Screenwriter Secrets of Effective Storytelling!
The Structure: Ruin It For Me
There are all kinds of terms for what I'm going to discuss here. Cut To The Chase. Inverted Pyramid Structure. In Media Res.
I like to think of it as Ruin It For Me.
All these terms tell us to begin our stories as late as possible in the plot. Why? Because believe it or not, it's what we prefer in our movie viewing and novel reading (not to mention newspaper reporting and other forms of narrative.)
Warning: Possible Spoilers Ahead!
The storm and brewhaha over the latest Harry Potter book is subsiding, last week's media frenzy over whether or not the outcome of the novel was leaked is over, and the madness has moved on. For awhile there it seemed that the spoilers were going to ruin it for the true and rabid Potter fans. It just shows us how much importance we place in The Ending of stories.
This importance, though, is misplaced. For every "Sixth Sense" twist ending that lights up the zeitgeist, there are a dozens of movies and novels that don't rely on The Big Surprise to make their impact. In fact, when someone says to me "I won't tell you the end and ruin it for you," I say "Go ahead, ruin it for me."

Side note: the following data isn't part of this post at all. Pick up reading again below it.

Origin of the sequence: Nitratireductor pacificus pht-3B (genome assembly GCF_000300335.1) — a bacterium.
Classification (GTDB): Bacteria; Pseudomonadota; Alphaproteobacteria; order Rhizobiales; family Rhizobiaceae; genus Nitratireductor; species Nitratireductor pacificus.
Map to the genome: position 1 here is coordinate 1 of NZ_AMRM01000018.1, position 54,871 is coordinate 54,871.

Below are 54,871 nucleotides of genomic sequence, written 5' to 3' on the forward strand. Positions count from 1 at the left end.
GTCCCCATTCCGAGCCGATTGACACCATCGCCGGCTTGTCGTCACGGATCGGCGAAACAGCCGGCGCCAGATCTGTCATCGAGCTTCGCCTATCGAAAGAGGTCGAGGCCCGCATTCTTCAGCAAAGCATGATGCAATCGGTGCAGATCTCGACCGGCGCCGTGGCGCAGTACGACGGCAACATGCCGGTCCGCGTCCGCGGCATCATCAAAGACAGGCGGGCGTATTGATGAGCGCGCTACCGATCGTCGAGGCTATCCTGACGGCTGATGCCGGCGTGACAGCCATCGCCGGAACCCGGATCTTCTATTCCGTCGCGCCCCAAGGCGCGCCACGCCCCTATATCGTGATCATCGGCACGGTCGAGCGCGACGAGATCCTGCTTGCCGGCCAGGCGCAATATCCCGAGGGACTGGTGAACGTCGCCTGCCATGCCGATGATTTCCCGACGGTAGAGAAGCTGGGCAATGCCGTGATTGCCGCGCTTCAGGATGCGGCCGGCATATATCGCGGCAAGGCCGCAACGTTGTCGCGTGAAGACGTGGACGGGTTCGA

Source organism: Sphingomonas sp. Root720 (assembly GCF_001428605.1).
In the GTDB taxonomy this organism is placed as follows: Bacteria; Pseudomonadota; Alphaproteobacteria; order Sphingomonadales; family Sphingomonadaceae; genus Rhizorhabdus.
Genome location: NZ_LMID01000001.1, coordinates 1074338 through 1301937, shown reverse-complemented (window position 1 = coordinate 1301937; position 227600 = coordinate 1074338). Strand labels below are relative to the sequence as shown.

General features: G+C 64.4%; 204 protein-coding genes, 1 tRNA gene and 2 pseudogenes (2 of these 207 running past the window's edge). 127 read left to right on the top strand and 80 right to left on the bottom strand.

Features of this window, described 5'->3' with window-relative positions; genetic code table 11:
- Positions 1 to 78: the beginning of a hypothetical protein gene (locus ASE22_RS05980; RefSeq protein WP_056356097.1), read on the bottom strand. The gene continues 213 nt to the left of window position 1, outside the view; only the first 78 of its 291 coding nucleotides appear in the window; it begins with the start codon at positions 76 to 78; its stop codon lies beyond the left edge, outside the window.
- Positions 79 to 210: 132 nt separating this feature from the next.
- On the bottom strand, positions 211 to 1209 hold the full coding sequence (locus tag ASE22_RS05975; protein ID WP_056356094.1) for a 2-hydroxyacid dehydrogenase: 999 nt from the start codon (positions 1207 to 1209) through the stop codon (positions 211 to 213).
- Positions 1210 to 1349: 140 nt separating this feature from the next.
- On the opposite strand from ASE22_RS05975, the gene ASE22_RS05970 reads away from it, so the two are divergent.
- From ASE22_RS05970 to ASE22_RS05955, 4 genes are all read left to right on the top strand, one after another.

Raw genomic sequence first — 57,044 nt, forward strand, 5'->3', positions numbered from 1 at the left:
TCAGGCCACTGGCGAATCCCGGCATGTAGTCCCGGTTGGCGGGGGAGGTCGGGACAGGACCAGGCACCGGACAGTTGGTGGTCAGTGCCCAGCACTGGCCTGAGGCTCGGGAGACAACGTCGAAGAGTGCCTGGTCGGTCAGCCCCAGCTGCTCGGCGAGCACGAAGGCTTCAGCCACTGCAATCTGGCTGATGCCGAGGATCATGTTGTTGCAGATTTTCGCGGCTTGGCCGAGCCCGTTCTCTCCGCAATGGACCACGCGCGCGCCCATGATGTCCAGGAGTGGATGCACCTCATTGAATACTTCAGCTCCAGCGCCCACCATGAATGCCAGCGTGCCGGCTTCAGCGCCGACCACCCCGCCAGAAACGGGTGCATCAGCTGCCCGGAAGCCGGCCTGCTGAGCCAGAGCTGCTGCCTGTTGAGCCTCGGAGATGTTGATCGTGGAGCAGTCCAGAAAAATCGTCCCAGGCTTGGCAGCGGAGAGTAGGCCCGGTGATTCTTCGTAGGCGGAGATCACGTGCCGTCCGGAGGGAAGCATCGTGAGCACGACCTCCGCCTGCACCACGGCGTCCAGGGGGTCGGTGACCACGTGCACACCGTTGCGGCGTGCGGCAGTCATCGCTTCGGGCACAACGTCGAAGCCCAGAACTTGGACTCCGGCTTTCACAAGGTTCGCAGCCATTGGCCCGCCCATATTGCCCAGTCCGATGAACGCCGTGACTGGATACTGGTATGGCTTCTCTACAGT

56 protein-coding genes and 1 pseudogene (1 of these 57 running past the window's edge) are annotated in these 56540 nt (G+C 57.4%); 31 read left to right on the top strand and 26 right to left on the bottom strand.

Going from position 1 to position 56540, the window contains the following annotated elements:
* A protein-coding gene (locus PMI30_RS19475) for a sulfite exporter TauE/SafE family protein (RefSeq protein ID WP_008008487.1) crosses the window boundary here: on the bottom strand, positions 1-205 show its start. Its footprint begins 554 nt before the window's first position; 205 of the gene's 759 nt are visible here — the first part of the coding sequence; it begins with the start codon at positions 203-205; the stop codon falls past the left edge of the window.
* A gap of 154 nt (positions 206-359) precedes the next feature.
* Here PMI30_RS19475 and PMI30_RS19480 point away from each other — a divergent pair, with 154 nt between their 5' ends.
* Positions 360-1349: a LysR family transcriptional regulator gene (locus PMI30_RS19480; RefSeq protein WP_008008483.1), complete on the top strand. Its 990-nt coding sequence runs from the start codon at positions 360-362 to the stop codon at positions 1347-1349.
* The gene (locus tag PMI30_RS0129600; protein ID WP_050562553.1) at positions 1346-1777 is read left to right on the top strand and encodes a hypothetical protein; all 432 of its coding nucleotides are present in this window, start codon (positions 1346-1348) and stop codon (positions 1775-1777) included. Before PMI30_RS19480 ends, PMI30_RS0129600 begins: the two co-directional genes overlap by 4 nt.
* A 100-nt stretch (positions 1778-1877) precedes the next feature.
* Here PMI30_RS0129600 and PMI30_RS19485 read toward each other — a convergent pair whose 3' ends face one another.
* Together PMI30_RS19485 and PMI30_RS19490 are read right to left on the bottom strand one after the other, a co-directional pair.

After studying film and writing screenplays, I no longer like being tricked by the narrative. And it's gotten so that I can almost guess the ending of these kinds of plots even during the opening credits. Ten minutes into The Others I thought [SPOILER ALERT!] "Everyone's dead, and the people they think are ghosts are still alive." When I first saw a preview for The Village, I thought [SPOILER ALERT!] "They're living in an enclosed sanctuary in the 21st century."
When we're telling or writing a story ourselves, our tendency is to withhold information up front, because we think that gradually revealing it will hold the audience's interest and build suspense.
Wrong. Especially today, with lightening fast communications and busy work/life schedules. Who has time to listen to a long drawn out story?
Besides, it takes a great deal of skill, knowledge and craft to fashion a narrative that holds your interest as it slowly builds to a devastating finale. Hitchcock did it brilliantly in Vertigo. M. Night knew how to dole out the bits of plot in The Sixth Sense.
Most of us aren't as accomplished. So, the best advice to follow? We've heard it so many times before: tell them what you're going to tell them, then tell them.
After all, Citizen Kane starts at the end, with Kane about to die. He whispers "Rosebud" and the movie investigates his life to find the meaning of that word. It doesn't matter that "Rosebud" turns out to be [SPOILER ALERT!] a sled. The movie's far more interesting than that. Sure, the sled is symbolic. But knowing what Rosebud is doesn't do us any damage when we watch the movie for the third, sixth, thirty-seventh, or ninety-ninth time.